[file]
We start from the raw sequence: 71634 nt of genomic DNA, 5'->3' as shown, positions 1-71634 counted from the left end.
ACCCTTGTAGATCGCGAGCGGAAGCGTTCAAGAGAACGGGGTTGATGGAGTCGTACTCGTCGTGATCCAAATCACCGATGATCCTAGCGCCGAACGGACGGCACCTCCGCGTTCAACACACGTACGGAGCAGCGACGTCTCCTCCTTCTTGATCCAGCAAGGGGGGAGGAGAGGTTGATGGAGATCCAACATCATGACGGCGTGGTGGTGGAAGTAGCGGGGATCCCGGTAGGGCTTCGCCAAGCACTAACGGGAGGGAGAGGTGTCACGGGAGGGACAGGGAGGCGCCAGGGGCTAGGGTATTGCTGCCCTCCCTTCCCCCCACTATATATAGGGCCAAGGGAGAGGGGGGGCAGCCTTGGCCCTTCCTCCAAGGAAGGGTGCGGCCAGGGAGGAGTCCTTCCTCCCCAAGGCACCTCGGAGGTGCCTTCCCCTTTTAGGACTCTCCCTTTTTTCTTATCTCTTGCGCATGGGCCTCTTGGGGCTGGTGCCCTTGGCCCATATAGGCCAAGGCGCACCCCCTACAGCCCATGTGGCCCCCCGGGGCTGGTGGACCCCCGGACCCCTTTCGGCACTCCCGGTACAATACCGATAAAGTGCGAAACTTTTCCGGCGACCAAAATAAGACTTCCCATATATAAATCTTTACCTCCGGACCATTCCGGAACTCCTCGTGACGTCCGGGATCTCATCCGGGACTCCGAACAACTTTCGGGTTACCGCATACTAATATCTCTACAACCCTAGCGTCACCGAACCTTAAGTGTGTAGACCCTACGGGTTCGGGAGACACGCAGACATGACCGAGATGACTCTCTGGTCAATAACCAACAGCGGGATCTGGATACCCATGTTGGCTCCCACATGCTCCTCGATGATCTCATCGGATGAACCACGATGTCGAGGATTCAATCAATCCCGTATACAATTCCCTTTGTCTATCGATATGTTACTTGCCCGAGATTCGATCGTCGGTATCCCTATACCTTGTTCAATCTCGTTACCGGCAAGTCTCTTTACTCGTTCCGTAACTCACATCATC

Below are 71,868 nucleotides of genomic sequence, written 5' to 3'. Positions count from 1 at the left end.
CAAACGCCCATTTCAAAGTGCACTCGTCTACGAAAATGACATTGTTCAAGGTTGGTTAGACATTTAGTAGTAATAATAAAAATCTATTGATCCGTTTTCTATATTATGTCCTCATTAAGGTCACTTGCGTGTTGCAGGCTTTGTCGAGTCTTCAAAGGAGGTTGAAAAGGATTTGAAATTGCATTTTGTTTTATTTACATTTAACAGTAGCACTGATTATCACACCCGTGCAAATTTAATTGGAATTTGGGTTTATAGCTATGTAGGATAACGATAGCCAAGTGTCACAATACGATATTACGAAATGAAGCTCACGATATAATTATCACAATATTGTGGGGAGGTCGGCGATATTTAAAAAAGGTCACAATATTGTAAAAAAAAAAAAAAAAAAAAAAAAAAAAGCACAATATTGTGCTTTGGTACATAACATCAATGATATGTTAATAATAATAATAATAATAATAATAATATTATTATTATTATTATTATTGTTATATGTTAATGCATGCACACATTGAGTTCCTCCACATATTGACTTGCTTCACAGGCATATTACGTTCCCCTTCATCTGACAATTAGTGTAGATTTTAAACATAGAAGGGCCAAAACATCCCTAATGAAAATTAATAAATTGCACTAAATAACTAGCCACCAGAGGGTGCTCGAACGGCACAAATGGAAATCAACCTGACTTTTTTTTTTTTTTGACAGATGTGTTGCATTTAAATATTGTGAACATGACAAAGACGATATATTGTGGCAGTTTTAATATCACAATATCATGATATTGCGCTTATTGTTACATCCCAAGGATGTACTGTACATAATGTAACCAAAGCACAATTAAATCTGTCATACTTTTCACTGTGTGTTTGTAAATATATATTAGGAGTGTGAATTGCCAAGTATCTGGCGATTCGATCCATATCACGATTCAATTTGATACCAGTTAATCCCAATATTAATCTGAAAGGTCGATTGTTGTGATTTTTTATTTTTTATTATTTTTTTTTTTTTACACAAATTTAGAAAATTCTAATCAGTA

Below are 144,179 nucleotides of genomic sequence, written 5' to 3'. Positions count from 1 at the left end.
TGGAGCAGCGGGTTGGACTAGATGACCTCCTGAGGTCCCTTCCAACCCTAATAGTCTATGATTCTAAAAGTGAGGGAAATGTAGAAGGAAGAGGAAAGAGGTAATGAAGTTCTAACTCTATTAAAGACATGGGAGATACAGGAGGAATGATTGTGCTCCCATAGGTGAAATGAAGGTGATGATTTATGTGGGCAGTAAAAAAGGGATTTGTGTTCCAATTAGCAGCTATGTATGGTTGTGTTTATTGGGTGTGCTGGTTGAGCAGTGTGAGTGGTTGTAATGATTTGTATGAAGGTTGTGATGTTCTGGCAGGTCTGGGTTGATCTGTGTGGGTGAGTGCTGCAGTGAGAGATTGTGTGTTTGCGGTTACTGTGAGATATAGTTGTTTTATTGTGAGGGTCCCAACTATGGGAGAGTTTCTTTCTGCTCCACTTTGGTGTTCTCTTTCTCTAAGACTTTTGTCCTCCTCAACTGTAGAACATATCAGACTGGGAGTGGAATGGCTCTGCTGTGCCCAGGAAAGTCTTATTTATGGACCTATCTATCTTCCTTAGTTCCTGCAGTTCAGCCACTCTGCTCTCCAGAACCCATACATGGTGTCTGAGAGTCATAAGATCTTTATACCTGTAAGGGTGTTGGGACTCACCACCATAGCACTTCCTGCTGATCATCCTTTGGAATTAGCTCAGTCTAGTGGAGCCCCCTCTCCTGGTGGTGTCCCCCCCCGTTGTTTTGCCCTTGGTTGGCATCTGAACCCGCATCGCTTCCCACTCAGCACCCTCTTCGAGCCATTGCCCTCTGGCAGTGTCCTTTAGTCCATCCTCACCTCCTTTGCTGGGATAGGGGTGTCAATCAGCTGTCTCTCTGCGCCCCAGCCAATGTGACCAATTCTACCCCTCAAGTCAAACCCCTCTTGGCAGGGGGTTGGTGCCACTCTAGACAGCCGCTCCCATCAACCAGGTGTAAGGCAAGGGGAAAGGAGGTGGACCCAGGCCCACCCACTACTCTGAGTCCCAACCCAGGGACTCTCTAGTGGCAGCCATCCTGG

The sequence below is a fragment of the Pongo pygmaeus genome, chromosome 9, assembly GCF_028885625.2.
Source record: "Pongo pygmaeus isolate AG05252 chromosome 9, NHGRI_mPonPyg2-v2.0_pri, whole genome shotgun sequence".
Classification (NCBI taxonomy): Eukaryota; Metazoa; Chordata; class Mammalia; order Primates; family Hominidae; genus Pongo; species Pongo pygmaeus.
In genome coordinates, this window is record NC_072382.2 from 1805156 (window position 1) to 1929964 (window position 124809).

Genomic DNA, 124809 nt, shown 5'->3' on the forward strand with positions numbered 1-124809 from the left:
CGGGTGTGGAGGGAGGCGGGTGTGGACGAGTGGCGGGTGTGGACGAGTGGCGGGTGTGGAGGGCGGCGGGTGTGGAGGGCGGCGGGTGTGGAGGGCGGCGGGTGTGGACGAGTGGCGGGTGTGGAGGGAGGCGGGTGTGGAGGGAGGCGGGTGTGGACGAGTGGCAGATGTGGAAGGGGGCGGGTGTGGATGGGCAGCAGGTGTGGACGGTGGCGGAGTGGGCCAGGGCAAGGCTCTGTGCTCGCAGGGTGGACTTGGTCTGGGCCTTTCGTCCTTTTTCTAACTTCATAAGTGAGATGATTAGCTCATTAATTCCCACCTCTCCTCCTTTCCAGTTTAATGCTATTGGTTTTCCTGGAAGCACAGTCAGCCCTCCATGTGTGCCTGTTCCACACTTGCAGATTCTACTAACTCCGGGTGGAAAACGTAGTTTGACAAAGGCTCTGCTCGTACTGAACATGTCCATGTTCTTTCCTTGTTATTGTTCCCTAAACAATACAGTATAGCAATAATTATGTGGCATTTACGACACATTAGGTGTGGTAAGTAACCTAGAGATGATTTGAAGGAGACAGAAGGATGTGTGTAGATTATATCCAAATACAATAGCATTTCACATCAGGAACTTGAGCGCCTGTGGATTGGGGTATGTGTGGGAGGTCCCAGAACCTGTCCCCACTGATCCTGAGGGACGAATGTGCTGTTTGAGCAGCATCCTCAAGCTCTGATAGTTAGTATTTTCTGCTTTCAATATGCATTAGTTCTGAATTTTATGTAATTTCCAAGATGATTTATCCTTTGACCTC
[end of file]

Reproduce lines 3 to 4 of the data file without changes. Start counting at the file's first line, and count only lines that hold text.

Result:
Below are 71,868 nucleotides of genomic sequence, written 5' to 3'. Positions count from 1 at the left end.
CAAACGCCCATTTCAAAGTGCACTCGTCTACGAAAATGACATTGTTCAAGGTTGGTTAGACATTTAGTAGTAATAATAAAAATCTATTGATCCGTTTTCTATATTATGTCCTCATTAAGGTCACTTGCGTGTTGCAGGCTTTGTCGAGTCTTCAAAGGAGGTTGAAAAGGATTTGAAATTGCATTTTGTTTTATTTACATTTAACAGTAGCACTGATTATCACACCCGTGCAAATTTAATTGGAATTTGGGTTTATAGCTATGTAGGATAACGATAGCCAAGTGTCACAATACGATATTACGAAATGAAGCTCACGATATAATTATCACAATATTGTGGGGAGGTCGGCGATATTTAAAAAAGGTCACAATATTGTAAAAAAAAAAAAAAAAAAAAAAAAAAAAGCACAATATTGTGCTTTGGTACATAACATCAATGATATGTTAATAATAATAATAATAATAATAATAATATTATTATTATTATTATTATTGTTATATGTTAATGCATGCACACATTGAGTTCCTCCACATATTGACTTGCTTCACAGGCATATTACGTTCCCCTTCATCTGACAATTAGTGTAGATTTTAAACATAGAAGGGCCAAAACATCCCTAATGAAAATTAATAAATTGCACTAAATAACTAGCCACCAGAGGGTGCTCGAACGGCACAAATGGAAATCAACCTGACTTTTTTTTTTTTTTGACAGATGTGTTGCATTTAAATATTGTGAACATGACAAAGACGATATATTGTGGCAGTTTTAATATCACAATATCATGATATTGCGCTTATTGTTACATCCCAAGGATGTACTGTACATAATGTAACCAAAGCACAATTAAATCTGTCATACTTTTCACTGTGTGTTTGTAAATATATATTAGGAGTGTGAATTGCCAAGTATCTGGCGATTCGATCCATATCACGATTCAATTTGATACCAGTTAATCCCAATATTAATCTGAAAGGTCGATTGTTGTGATTTTTTATTTTTTATTATTTTTTTTTTTTTACACAAATTTAGAAAATTCTAATCAGTA